On the Beat

Squirrelly Beltline trek

I was entering the valley of the squirrels.

While Sly Stone mused about everyday people, I hardly believe the probing rodents, bulking up for a winter’s nap, were ordinary.

Entering through an unassuming wedge between two apartment buildings off Bathurst Street, I noticed an alarming number of leafy nests within the spindly boughs of trees above.

Below, an army of ebon-eyed sacks of fur rose on their haunches jerking their heads in inquisitive gestures.

Whenever joggers whisked by me the squirrels would hop away, only to return as I kept my pace along the fine gravel path.

One sandy coloured curiosity followed me for a good hundred metres. I snapped a few shots of it, noticing it had competition.

The squirrels quarreled over camera time.

I smiled. But not wanting to pick favourites I took Alanis Morissette’s cue and washed my hands clean of the rambunctious lot, venturing further on my journey.

I’m walking a landmark: the Kay Gardner Beltline. Toronto Sun columnist and Queen’s Park hopeful Sue-Anne Levy once told me about the wooded jaunt so here I am, walking along a quiet route while Three Dog Night sings of a peaceful Buddhist land.

“Wash away my troubles, wash away my pain,” Danny Hutton sings, “I’m on the road to Shambala.”

A large black heart is sprayed on a metal wall separating apartments from the path, and to my left Larry Grossman Arena comes into view.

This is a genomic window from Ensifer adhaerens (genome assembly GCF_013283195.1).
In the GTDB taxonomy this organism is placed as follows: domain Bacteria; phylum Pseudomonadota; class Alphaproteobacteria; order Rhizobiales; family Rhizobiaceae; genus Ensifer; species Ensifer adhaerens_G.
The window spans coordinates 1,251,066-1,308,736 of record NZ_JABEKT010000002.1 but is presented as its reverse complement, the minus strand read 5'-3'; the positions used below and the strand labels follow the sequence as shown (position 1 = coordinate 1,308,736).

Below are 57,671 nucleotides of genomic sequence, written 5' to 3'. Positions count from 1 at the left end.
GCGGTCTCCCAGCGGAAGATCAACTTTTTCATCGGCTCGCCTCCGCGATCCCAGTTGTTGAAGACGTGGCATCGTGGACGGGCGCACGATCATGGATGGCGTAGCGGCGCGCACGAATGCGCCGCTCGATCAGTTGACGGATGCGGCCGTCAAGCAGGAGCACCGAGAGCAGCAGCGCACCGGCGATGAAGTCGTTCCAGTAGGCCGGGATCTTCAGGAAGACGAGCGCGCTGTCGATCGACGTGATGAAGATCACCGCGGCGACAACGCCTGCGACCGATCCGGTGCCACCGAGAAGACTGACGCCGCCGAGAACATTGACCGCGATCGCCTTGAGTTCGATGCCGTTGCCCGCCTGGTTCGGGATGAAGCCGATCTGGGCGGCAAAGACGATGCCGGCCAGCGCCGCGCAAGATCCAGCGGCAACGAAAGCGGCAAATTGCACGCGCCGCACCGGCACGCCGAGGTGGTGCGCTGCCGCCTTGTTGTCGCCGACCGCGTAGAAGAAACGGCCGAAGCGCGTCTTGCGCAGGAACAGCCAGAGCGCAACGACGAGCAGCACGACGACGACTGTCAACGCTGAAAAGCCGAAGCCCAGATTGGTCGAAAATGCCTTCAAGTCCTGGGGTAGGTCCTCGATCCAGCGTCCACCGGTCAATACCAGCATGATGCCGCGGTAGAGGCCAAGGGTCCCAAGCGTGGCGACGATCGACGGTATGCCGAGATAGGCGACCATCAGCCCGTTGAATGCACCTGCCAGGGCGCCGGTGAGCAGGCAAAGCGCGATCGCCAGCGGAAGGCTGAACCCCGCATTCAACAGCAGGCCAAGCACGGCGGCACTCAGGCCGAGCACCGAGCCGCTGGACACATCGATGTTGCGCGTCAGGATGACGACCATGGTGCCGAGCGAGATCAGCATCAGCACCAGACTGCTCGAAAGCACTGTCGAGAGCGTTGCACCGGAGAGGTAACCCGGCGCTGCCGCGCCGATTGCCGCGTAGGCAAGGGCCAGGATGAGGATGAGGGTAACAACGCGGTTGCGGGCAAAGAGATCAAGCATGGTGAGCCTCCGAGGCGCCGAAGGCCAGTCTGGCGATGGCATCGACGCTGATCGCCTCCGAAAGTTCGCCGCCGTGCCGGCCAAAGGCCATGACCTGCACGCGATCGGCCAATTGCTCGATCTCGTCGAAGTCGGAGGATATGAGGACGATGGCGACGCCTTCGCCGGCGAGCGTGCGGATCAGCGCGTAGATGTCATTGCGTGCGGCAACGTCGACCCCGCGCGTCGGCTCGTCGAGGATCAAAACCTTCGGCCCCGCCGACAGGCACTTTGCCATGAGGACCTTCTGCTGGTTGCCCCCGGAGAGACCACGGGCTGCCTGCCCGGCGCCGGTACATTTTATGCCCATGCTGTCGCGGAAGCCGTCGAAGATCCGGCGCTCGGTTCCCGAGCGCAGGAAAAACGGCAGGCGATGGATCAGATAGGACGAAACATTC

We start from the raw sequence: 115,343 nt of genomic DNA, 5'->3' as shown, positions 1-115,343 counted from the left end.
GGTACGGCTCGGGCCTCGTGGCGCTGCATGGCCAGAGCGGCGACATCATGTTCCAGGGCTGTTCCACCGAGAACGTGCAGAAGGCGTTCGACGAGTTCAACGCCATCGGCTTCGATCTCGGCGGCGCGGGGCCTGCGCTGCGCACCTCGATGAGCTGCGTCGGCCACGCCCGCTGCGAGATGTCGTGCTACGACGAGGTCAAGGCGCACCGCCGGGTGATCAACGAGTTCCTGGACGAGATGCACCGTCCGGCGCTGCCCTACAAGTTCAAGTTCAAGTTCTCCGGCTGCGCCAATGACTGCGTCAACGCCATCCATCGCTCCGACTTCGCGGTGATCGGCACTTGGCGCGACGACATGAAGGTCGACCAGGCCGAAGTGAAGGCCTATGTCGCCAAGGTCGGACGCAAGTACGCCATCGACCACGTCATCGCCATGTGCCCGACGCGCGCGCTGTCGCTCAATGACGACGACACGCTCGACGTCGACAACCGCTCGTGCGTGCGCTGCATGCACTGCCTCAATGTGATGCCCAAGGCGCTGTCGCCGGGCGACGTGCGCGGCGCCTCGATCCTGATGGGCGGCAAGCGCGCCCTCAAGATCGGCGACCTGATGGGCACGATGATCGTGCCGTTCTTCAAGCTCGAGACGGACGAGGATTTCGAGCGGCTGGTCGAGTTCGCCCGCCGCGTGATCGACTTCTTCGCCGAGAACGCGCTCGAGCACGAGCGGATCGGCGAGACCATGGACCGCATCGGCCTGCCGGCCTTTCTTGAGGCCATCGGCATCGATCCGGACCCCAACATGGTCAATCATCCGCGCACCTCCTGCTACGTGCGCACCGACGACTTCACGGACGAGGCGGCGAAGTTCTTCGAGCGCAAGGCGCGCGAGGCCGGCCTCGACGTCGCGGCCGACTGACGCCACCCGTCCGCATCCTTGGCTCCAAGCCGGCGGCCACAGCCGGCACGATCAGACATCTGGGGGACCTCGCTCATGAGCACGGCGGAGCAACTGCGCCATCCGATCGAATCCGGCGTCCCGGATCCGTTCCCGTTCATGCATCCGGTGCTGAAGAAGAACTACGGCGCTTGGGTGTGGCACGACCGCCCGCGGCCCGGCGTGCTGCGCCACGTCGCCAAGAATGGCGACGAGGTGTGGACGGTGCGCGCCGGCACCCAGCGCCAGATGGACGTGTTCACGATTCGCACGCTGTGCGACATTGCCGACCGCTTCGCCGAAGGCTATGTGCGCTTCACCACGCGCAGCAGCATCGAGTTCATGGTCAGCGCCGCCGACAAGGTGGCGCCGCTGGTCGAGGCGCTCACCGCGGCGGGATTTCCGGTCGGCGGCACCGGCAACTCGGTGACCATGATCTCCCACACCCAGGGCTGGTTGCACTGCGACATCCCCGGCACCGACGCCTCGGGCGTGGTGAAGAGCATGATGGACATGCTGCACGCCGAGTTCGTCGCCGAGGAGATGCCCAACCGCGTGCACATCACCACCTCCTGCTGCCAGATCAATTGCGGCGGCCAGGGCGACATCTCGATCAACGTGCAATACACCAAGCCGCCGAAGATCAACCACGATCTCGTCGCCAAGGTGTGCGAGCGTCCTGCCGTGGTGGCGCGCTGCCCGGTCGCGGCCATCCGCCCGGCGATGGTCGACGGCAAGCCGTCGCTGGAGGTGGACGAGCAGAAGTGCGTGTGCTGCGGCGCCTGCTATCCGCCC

Steady clumps of teens pass me by as I near Forest Hill CI. Someone has sprayed “I’m sorry danny!” on a fence. The Rs are backwards for some reason unbeknownst to me.

Passing the school I notice signs noting, “Caution: steps and paths are not cleared of snow and ice”.

There are no weather woes though as the only ice I notice is remnant of a zamboni’s duties at Grossman.

It’s December but Mother Nature looks to be waiting for the Winter Solstice to dump snow upon us.

Still, the drab skies “Steal my sunshine”, as Len rues through my headphones.

I keep my pace going, passing under a bridge with Halloween greetings tagged on its concrete.

An inquisitive Schnauzer runs up to greet me, thundering through shrubbery to protect me from the rampant squirrel population.

It stands beside me looking towards its owner like a sentry.

I nod to the owner, who walks another Schnauzer, and I continue, passing long plots of land behind monstrous mansions grabbing for my path.

On one back fence, a sign warns: “Beware of dog …” I laugh at the black markered response below: “& rich stupidity”.

My path continues on, but it has become a mucky stew of leaves and soil. Forest Hill students jog briskly. One chats with his coach about knowing his limits when it come to exercise.

He should keep that on the Q.T. since the squirrels watch everything and everyone from above, below and beside. Their glassy eyes vacant of emotion — there’s so many of them one would think they were planning an invasion.

In behind an Avenue Road Esso station, a sextet of the bushy-tailed vagrants flee a garbage bin as I approach. They sit in the trees flicking their tails franticly.

One thief carts away an apple core while John Mellencamp chants, “I fight the authority, the authority always wins”, in my ear.

But never mind those miscreants. I leave their small hollow and jog across Avenue and then Oriole Parkway. I’m emerging from the valley of squirrels, thankfully.

As the Knack winds down on their 1979 hit “My Sharona”, I see the TTC’s Davisville carhouse.

Standing above the tracks on the bridge that also spans Yonge Street, I watch the subway cars zoom by.

Time to get moving myself.

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